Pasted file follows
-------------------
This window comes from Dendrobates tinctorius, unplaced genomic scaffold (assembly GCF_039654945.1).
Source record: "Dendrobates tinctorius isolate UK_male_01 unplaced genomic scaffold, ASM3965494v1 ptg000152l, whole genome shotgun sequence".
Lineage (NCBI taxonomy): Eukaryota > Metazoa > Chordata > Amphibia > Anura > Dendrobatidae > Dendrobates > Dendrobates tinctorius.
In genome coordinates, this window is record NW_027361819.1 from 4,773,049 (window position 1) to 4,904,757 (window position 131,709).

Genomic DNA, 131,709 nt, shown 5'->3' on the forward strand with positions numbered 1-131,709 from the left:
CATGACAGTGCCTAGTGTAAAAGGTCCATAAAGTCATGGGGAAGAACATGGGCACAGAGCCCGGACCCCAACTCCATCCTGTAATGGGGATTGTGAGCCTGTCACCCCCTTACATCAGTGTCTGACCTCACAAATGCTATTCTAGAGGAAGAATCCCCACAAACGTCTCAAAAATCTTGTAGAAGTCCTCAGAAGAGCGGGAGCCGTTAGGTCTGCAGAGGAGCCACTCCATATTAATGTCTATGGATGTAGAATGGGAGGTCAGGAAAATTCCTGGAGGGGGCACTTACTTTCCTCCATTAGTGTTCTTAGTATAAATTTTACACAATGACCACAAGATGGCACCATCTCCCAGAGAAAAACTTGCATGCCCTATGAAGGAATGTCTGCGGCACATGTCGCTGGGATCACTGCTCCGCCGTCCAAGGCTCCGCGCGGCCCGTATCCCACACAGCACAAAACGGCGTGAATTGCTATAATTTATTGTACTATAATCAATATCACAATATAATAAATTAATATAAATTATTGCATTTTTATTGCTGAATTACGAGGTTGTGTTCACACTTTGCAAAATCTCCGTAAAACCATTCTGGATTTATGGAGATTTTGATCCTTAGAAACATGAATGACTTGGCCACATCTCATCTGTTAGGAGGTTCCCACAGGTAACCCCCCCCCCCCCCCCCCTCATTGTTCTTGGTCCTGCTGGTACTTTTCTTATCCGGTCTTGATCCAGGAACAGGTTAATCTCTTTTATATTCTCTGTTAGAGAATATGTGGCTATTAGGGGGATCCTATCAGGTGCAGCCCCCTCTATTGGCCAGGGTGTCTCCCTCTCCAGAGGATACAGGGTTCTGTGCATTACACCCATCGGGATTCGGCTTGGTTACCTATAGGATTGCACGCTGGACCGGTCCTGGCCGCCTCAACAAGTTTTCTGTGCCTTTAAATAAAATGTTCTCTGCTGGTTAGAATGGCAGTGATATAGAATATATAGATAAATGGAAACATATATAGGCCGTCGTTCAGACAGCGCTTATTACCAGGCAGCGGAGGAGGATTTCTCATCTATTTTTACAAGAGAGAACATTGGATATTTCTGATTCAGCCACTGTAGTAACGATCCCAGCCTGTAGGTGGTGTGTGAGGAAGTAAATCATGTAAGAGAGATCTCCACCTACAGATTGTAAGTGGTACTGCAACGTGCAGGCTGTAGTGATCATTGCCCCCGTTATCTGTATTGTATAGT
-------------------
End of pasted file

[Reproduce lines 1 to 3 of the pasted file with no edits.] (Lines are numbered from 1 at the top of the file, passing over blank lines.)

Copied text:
This window comes from Dendrobates tinctorius, unplaced genomic scaffold (assembly GCF_039654945.1).
Source record: "Dendrobates tinctorius isolate UK_male_01 unplaced genomic scaffold, ASM3965494v1 ptg000152l, whole genome shotgun sequence".
Lineage (NCBI taxonomy): Eukaryota > Metazoa > Chordata > Amphibia > Anura > Dendrobatidae > Dendrobates > Dendrobates tinctorius.